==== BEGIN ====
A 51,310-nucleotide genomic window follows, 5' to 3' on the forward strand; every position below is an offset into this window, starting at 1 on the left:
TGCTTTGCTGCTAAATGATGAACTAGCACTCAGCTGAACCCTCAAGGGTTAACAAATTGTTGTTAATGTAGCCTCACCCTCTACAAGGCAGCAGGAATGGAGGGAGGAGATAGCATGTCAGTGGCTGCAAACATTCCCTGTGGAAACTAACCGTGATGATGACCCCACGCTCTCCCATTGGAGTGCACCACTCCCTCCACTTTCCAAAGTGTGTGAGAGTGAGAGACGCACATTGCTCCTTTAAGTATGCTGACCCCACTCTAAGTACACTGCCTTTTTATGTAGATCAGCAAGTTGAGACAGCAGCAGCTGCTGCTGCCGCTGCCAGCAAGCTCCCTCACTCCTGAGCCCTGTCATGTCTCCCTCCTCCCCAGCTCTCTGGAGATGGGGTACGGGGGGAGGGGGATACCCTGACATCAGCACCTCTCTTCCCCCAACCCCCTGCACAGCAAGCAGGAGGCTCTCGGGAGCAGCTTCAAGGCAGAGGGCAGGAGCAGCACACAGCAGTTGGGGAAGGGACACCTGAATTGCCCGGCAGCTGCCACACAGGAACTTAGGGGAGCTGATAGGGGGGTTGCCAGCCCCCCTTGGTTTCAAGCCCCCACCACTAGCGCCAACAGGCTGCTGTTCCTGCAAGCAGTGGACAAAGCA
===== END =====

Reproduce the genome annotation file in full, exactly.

A 51,310-nucleotide genomic window follows, 5' to 3' on the forward strand; every position below is an offset into this window, starting at 1 on the left:
TGCTTTGCTGCTAAATGATGAACTAGCACTCAGCTGAACCCTCAAGGGTTAACAAATTGTTGTTAATGTAGCCTCACCCTCTACAAGGCAGCAGGAATGGAGGGAGGAGATAGCATGTCAGTGGCTGCAAACATTCCCTGTGGAAACTAACCGTGATGATGACCCCACGCTCTCCCATTGGAGTGCACCACTCCCTCCACTTTCCAAAGTGTGTGAGAGTGAGAGACGCACATTGCTCCTTTAAGTATGCTGACCCCACTCTAAGTACACTGCCTTTTTATGTAGATCAGCAAGTTGAGACAGCAGCAGCTGCTGCTGCCGCTGCCAGCAAGCTCCCTCACTCCTGAGCCCTGTCATGTCTCCCTCCTCCCCAGCTCTCTGGAGATGGGGTACGGGGGGAGGGGGATACCCTGACATCAGCACCTCTCTTCCCCCAACCCCCTGCACAGCAAGCAGGAGGCTCTCGGGAGCAGCTTCAAGGCAGAGGGCAGGAGCAGCACACAGCAGTTGGGGAAGGGACACCTGAATTGCCCGGCAGCTGCCACACAGGAACTTAGGGGAGCTGATAGGGGGGTTGCCAGCCCCCCTTGGTTTCAAGCCCCCACCACTAGCGCCAACAGGCTGCTGTTCCTGCAAGCAGTGGACAAAGCA